The inkblot is an interesting medium to investigate for describing the creation of the figure and ground. The areas covered in ink, begin to indicate the figure, whilst the spaces around the ink represent the ground. Of course, this relationship is completely reversible, and there in lies the paradox. In a more architectural sense, it establishes the built figure and void. However, what is interesting to note, is the vulnerable relationship that is established here. It needs to be ambiguous enough to allow one to project a figurative meaning on to it, but not too ambiguous that it’s just literally a blot of ink on paper. It works very similarly to the ruin: The ruin must have enough structure left to engage the viewer to rebuild or imagine it, if it remains as just a mass, it does not allow for projection.
In a map such as the Nolli map, what I see as the problem is the meticulous description of the figure and the ground that does not allow for a subjective engagement with the drawing. In the quest to understand and project myself into the city, I would like to investigate the gradual removal of the figure and perhaps the ground, to distort and begin to create my own ambiguous blots of the city.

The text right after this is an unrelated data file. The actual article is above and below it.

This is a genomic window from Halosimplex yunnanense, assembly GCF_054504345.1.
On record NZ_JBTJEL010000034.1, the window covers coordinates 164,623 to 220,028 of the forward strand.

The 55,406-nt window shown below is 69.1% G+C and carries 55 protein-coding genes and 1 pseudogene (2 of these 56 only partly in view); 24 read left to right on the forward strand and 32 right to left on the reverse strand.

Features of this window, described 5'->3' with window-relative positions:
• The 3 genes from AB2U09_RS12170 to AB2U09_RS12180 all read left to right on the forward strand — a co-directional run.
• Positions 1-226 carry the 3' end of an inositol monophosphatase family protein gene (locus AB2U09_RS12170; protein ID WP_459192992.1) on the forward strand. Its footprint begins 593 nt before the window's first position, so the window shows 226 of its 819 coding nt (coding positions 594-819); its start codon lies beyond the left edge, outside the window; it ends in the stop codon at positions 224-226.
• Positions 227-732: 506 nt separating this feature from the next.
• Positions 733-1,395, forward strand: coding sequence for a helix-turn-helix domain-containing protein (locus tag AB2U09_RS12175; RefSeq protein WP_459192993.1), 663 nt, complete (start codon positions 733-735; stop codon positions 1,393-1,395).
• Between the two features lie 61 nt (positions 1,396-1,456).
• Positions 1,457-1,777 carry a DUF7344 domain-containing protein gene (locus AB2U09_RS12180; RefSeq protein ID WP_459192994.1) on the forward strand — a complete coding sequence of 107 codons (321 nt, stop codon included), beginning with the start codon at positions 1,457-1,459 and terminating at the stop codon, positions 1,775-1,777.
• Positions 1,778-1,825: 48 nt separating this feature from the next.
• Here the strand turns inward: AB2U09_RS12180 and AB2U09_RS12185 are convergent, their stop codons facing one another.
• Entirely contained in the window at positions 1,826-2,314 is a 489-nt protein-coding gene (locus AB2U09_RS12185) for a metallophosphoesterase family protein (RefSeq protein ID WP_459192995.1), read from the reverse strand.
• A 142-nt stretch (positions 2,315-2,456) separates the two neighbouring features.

Whilst the inkblots allow for infinite number of projections, because of their ambiguous nature, the Wittgenstein Duck-Rabbit, drawn by Ludwig Wittgenstein can be seen as two entirely different figures, a duck and a rabbit, but there is a third object that it also exists as: The Duck-Rabbit.
Using Wittgenstein and Rorschach’s work as tools, my pursuit is to create third spaces; this may be a view, an experience, an orientation, a paradox, a threshold, an illusion. Architecture as a result of removal and reversal is what crafts the third space. The line of the mirror acts as a slit, a portico where all reflections converge to reveal an entry into the project.